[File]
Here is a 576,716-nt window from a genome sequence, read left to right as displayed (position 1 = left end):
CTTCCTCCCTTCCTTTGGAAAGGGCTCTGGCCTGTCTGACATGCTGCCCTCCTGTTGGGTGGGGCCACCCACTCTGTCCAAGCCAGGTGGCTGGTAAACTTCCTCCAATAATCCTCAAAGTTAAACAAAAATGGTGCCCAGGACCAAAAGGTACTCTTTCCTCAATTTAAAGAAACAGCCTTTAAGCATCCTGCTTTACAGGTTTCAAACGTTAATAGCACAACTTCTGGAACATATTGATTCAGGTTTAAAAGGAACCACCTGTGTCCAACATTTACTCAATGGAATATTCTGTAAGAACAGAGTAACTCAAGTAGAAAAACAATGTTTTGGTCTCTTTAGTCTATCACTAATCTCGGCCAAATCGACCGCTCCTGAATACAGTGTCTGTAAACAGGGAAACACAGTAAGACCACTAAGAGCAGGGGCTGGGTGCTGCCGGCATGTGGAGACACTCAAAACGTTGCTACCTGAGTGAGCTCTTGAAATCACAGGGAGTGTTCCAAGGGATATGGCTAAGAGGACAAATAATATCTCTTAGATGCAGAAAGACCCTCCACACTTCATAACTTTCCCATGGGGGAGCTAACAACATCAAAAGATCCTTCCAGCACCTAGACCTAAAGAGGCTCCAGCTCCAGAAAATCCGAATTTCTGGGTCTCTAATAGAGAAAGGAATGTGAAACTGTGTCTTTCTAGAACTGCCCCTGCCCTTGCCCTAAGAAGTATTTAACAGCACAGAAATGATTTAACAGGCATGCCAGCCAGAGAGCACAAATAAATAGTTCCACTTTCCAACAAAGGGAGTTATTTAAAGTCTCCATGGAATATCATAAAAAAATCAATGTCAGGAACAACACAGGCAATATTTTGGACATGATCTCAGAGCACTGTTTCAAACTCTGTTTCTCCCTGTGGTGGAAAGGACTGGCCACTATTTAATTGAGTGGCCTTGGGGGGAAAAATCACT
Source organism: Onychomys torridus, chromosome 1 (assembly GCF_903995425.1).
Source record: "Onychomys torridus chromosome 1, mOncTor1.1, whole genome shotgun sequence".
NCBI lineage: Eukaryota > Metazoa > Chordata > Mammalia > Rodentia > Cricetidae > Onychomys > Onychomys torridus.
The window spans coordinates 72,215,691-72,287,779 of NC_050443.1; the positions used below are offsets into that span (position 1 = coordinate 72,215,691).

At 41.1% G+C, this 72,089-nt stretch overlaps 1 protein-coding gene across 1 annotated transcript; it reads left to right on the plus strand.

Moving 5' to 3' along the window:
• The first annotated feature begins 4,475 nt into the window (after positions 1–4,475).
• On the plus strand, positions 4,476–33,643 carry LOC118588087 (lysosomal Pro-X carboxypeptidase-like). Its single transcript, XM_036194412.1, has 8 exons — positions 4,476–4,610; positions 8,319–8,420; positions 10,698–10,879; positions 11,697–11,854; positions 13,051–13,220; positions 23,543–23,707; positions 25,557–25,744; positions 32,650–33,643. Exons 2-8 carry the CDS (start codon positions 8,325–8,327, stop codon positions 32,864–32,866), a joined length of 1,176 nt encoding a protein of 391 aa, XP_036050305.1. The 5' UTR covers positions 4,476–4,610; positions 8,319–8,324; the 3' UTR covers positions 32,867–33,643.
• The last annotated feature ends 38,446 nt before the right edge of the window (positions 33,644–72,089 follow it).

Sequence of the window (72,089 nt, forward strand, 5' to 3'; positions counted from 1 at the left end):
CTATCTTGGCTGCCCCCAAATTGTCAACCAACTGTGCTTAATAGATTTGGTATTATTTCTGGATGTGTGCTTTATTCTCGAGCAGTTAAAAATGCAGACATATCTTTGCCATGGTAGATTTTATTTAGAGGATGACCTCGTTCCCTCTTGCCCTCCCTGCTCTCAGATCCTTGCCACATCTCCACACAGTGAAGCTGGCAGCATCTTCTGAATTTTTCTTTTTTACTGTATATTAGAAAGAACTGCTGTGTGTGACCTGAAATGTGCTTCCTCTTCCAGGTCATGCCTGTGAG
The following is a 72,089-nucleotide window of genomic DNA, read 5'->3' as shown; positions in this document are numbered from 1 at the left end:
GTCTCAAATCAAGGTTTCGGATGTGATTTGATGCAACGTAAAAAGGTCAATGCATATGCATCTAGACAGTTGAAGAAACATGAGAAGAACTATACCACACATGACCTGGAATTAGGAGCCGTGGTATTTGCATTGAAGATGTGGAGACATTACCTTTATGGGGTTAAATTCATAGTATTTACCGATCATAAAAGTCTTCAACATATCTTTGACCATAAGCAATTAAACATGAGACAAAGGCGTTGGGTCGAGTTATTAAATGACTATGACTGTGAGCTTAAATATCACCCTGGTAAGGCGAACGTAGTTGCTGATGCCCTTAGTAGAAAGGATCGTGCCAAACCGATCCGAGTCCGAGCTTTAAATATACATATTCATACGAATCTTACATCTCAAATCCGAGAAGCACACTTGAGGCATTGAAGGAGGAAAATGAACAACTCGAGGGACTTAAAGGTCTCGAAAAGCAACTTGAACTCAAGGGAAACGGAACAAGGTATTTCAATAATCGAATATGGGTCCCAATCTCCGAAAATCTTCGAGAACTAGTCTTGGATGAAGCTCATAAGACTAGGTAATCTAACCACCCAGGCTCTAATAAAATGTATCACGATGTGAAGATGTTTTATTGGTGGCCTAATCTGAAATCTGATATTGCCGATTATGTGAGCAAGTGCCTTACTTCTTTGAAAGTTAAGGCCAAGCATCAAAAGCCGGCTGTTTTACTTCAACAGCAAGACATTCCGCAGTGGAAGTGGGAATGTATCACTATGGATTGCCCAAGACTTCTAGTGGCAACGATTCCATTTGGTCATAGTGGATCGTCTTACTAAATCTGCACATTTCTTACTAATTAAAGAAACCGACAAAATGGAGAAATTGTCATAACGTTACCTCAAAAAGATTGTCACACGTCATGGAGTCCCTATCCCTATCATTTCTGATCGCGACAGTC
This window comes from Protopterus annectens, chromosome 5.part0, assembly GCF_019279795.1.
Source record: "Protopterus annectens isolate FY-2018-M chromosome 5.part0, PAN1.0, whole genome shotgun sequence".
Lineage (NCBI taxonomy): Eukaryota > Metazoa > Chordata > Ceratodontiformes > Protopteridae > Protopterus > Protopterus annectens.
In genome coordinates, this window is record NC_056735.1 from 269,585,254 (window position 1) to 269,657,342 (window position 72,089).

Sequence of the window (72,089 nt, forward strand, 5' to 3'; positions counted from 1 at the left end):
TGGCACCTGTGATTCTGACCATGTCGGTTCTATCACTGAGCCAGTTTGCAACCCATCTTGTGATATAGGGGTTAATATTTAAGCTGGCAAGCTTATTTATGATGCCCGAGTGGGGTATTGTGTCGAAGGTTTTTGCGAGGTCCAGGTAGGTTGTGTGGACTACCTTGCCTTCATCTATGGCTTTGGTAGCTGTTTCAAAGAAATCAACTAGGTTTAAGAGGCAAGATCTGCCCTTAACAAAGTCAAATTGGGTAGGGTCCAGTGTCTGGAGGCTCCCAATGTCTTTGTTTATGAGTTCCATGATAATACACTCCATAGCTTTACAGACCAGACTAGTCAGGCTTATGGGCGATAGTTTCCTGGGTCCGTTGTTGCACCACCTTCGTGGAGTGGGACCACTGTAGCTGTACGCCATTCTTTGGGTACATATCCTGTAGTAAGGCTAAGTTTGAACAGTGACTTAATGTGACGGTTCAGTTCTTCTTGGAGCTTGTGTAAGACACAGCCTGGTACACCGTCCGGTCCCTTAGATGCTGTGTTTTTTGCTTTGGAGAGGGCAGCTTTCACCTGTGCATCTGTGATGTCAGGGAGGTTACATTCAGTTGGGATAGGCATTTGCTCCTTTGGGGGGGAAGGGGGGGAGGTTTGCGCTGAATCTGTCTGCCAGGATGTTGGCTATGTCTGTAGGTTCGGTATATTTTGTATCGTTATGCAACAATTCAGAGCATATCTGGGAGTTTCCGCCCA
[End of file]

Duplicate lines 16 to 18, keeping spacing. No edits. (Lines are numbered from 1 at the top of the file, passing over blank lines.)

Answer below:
This window comes from Protopterus annectens, chromosome 5.part0, assembly GCF_019279795.1.
Source record: "Protopterus annectens isolate FY-2018-M chromosome 5.part0, PAN1.0, whole genome shotgun sequence".
Lineage (NCBI taxonomy): Eukaryota > Metazoa > Chordata > Ceratodontiformes > Protopteridae > Protopterus > Protopterus annectens.